We never made it to Toontown as the crowds in the area were large. This is a very child-centered park- the toys, character greetings, and shows really appeal to the local visitors who tend to celebrate small children.
Food is basically Japanese or Chinese with huge lines for the curry popcorn. Prices are steep for food and merchandise, but park admission is reasonable at about $50 per day. One day would not be enough for this park on a busier (and warmer) day.
We visited Tokyo DisneySea Park on a Monday, so the crowds (and number of small children) were smaller, despite a large number of high school-aged children. All day I kept asking myself as I walked around Tokyo DisneySea, "Why can't we have a park like this in the U.S.?"
Comparing this park to its US counterparts isn't fair as the original models are too iconic to permit objectivity. But something within me says in big letters, "THIS MAY BE THE BEST DISNEY PARK." The scale, theming, and attention to detail are phenomenal. Mysterious Island, the land that hosts E-ticket rides Journey to the Center of the Earth and 20,000 Leagues is so massive and such a great park hub that it deserves a place somewhere in the U.S.
Journey to the Center of the Earth is a great ride that moves from a land rover-type vehicle to roller coaster in seconds. The vehicles seem to be modified Test Track cars with more decoration, a la Jules Verne. 20,000 Leagues is reminiscent of the Walt Disney World ride except the only water is in the windows of your mini subs that move beneath a track suspended above the roadway (seaway?). The new Tower of Terror (in the American Waterfront) lacks some of the elevator car lateral movement we know from Walt Disney World, but the theming is great -- all about a curse on the hotel owner and explorer Harrison Hightower who (spoiler alert) looks remarkably like Senior Imagineer Joe Rohde in a phony white beard! It can't be a coincidence. Apparently, the Japanese audience would not understand the Twilight Zone references but would be savvy about rapacious American capitalists. In Lost River Delta, Indiana Jones Adventure: Temple of the Crystal Skull and its neighboring Raging Spirits coaster are like rides in Disneyland (Indiana Jones Adventure: Temple of the Forbidden Eye) and Disneyland Paris (Indiana Jones et le Temple du Peril) respectively.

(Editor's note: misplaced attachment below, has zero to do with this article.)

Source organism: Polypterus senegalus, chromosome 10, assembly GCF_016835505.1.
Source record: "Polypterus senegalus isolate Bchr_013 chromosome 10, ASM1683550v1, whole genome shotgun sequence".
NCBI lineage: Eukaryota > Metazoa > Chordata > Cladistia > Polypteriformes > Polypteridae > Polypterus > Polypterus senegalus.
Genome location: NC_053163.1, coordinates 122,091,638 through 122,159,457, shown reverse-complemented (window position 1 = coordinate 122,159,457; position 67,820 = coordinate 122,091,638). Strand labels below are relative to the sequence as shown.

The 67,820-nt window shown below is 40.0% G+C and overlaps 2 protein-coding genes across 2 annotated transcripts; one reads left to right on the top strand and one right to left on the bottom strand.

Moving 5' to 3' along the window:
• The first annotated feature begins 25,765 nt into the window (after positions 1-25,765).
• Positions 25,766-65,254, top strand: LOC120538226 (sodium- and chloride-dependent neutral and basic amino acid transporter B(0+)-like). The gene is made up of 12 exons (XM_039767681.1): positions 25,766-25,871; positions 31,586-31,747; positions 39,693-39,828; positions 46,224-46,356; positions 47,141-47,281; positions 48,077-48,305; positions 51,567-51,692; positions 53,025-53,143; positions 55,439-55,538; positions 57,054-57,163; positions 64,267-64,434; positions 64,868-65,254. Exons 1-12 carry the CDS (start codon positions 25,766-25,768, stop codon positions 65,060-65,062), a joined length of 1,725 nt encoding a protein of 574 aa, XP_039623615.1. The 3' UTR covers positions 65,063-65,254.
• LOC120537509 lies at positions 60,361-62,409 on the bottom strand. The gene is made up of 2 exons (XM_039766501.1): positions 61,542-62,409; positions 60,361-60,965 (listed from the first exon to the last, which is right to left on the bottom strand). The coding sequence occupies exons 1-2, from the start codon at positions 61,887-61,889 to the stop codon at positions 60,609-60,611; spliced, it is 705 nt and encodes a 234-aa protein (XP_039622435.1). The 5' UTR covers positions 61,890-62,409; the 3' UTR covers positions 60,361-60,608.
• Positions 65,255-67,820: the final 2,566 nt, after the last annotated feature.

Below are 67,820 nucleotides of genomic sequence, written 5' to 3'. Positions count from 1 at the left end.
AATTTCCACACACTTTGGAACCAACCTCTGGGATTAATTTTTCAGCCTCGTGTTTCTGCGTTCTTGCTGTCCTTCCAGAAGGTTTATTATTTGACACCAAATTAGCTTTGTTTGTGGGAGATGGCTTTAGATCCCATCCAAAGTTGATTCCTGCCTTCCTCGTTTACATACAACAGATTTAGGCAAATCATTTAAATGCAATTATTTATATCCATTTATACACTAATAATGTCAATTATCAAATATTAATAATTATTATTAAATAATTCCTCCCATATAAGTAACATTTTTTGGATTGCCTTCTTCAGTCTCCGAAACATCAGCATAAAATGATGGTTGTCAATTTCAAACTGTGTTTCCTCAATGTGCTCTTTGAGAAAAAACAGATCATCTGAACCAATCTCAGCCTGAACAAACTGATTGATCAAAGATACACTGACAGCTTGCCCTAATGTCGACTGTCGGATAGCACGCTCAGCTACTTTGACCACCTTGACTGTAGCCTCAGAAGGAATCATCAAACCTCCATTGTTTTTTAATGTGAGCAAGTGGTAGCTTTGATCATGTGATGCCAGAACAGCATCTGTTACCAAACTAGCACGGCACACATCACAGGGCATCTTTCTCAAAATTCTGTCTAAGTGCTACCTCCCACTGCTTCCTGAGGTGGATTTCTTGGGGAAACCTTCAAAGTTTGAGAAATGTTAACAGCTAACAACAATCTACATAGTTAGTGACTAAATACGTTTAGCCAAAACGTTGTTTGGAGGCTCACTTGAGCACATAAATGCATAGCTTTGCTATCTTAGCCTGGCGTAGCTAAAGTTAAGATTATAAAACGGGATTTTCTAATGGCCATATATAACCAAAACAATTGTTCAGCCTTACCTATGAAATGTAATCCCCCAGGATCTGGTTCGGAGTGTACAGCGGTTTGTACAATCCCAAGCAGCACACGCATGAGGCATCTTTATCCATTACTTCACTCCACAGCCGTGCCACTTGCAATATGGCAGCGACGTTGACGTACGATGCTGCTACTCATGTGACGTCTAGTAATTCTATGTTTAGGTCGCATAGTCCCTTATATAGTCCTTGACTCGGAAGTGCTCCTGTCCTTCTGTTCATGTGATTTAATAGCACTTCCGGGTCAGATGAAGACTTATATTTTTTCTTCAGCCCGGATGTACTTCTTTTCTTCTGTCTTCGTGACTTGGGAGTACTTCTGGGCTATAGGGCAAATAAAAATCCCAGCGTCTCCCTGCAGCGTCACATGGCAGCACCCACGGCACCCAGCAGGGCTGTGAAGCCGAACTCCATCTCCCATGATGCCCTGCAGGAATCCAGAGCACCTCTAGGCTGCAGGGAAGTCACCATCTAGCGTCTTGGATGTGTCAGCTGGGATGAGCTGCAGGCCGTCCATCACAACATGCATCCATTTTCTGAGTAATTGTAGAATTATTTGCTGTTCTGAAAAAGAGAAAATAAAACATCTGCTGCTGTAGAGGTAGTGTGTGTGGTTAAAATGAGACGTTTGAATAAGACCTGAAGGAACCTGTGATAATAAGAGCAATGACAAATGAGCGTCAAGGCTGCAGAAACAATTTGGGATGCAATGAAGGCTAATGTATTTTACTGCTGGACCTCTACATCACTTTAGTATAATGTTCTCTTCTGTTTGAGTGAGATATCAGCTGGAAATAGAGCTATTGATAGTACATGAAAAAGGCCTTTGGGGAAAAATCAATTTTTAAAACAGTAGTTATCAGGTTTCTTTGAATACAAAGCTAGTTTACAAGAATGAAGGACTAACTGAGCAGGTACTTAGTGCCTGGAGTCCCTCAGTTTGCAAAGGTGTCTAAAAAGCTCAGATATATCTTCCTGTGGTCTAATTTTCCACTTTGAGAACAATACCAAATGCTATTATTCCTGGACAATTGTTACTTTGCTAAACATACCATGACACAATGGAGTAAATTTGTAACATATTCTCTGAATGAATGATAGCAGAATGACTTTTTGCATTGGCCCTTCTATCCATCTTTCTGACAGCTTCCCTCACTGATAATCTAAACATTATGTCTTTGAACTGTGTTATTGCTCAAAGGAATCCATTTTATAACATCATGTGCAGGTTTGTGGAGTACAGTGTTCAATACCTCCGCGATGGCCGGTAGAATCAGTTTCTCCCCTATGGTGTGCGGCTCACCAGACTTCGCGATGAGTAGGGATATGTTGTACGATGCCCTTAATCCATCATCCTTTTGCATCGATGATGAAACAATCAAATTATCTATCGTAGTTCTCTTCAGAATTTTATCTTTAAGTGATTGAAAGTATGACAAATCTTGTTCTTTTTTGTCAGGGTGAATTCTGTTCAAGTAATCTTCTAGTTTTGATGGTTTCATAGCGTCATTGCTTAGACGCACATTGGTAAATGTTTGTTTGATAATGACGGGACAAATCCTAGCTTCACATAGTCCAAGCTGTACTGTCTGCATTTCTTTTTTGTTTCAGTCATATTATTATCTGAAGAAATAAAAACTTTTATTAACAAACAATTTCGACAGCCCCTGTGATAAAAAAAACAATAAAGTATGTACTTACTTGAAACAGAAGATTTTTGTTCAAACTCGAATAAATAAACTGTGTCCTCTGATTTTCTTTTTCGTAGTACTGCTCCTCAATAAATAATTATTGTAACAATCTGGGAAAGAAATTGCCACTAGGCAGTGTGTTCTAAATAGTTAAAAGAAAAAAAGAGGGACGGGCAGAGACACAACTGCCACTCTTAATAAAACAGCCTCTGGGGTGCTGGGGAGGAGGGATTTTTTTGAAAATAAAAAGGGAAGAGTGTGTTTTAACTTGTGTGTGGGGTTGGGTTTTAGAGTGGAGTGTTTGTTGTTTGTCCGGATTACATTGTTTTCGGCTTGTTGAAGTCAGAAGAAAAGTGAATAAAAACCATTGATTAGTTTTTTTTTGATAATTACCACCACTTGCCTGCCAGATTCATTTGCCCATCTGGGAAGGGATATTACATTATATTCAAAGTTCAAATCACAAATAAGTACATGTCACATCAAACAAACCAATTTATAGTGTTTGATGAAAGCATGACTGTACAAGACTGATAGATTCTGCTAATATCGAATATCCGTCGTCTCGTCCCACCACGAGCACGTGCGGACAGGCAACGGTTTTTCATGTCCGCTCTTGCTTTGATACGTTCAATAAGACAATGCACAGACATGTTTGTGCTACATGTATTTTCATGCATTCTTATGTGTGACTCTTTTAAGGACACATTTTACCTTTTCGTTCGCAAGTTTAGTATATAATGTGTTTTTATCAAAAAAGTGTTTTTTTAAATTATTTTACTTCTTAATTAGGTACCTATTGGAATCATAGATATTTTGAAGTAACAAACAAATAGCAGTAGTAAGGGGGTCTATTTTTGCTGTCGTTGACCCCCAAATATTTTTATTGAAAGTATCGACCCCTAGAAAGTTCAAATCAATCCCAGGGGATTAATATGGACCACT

The Arabian Coast has a show we did not see (Magic Lamp Theater, a 3-D film featuring Genie), but Sinbad's Storybook Village was cute -- think Small World with a plot and better animatronics. We did not get over to the rides or shows in Mermaid Lagoon but the exteriors were colorful and fit well against the backside of Mount Prometheus.
The Legend of Mythica water show out in the lake between the hotel and Mount Prometheus was fun to watch despite the cold. I am not sure about the story, but the watercraft, large floats, and fireworks in the daytime and music were impressive. Mt. Prometheus exploded with fire every few minutes in the evening. Due to the cold there were no fireworks or evening water show. We hope this cursory view of these parks and its environs will be helpful.
About the Author: Natives of Oregon, Donna and Roger Sauer are retired from the banking industry and school administration respectively. Since retiring they have traveled to Europe for Paris Disneyland, China, and Tibet, and, most recently, Japan. They have been members of Disney Vacation Club since 1993 and have traveled to Florida once or twice a year since joining. They have three children and five grandchildren. Their next trip to the World will be in December.
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Updated 3/20/2008 - Article #175